Locke on judgment
David Bourget (Western Ontario)
David Chalmers (ANU, NYU)
Rafael De Clercq
Ezio Di Nucci
Jack Alan Reynolds
Learn more about PhilPapers
In Lex Newman (ed.), The Cambridge Companion to Locke's "Essay Concerning Human Understanding". Cambridge University Press (2007)
Locke usually uses the term “judgment” in a rather narrow but not unusual sense, as referring to the faculty that produces probable opinion or assent.2 His account is explicitly developed in analogy with knowledge, and like knowledge, it is developed in terms of the relation various ideas bear to one another. Whereas knowledge is the perception of the agreement or disagreement of any of our ideas, judgment is the presumption of their agreement or disagreement. Intuitive knowledge is the immediate perception of the agreement or disagreement of two ideas, e.g., white is not black. If we perceive the idea of white, and the idea of black, nothing more is needed to perceive that white and black disagree with respect to identity. We just see or intuit it. Demonstrative knowledge is more complicated. Suppose we have or perceive the idea of the internal angles of a triangle, and also the idea of two right angles. Unless one is a prodigy, we can’t just “see” that these two ideas agree with respect to equality; we require a demonstration. For Locke, such a demonstration requires that we find another idea, such as 180 degrees, so that we can intuit that this idea stands in the relation of equality both to the internal angles of a triangle, and to two right angles. Thus a demonstration, for Locke, is a chain of ideas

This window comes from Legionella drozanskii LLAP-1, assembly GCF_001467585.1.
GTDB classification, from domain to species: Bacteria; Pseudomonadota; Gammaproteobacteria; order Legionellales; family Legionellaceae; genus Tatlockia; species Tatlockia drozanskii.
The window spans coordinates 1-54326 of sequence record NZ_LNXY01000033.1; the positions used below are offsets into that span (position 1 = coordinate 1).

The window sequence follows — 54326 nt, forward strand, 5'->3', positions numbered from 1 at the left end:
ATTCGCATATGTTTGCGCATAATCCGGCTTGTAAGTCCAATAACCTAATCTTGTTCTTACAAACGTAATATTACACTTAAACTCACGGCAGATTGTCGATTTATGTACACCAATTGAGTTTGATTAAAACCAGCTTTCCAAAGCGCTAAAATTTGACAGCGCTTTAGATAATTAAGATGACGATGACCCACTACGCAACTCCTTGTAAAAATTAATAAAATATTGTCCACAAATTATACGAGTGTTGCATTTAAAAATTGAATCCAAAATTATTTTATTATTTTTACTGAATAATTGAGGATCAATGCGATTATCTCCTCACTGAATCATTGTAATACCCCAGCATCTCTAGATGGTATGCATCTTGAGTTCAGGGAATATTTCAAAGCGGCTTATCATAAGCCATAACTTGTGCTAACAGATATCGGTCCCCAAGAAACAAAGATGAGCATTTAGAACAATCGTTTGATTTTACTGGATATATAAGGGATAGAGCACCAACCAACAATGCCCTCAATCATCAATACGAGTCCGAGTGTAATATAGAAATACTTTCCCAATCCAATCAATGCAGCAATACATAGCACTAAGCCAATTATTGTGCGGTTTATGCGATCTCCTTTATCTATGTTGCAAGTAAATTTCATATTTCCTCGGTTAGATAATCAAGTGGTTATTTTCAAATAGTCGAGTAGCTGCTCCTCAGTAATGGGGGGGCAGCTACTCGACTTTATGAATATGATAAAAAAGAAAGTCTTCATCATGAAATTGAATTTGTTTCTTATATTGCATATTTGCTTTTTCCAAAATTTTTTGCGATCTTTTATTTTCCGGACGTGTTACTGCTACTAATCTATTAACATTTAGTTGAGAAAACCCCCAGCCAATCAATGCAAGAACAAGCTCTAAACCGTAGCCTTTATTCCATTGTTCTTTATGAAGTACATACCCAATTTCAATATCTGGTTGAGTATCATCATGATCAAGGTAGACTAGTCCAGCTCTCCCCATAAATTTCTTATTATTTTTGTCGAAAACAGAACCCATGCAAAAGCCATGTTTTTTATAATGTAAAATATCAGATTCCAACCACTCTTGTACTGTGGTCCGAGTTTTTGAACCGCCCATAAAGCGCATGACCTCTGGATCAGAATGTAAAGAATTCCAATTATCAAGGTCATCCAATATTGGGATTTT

|Keywords||No keywords specified (fix it)|
|Categories||categorize this paper)|
Setup an account with your affiliations in order to access resources via your University's proxy server
Configure custom proxy (use this if your affiliation does not provide a proxy)
|Through your library|
References found in this work BETA
No references found.
Citations of this work BETA
No citations found.
Similar books and articles
Keith Allen (2010). Locke and the Nature of Ideas. Archiv fur Geschishte der Philosophie 92 (3):236-255.
Goldwin Smith Hall, John Heil, Nicholas Jolley, Norman Kretzmann & Lisa Shapiro, Locke On Supposing a Substratum.
Michael Jacovides (forthcoming). Locke on Perception. In Matthew Stuart (ed.), A companion to Locke. Blackwell
Maurilio Lovatti (2004). General Ideas and the Knowability of Essence: Interpretations of Locke's Theory of Knowledge. Dissertation, Oxford, Tercentenary John Locke Conference (April 2-4, 2004)
Vere Chappell (1994). 2 Locke's Theory of Ideas. In V. C. Chappell (ed.), The Cambridge Companion to Locke. Cambridge University Press 26.
Jennifer Nagel (forthcoming). Sensitive Knowledge: Locke on Sensation and Skepticism. In Matthew Stuart (ed.), Blackwell Companion to Locke. Blackwell
I. C. Tipton (ed.) (1977). Locke on Human Understanding: Selected Essays. Oxford University Press.
Keith Allen (2013). Locke and Sensitive Knowledge. Journal of the History of Philosophy 51 (2):249-266.
Added to index2009-01-28
Total downloads40 ( #102,140 of 1,796,302 )
Recent downloads (6 months)1 ( #468,138 of 1,796,302 )
How can I increase my downloads?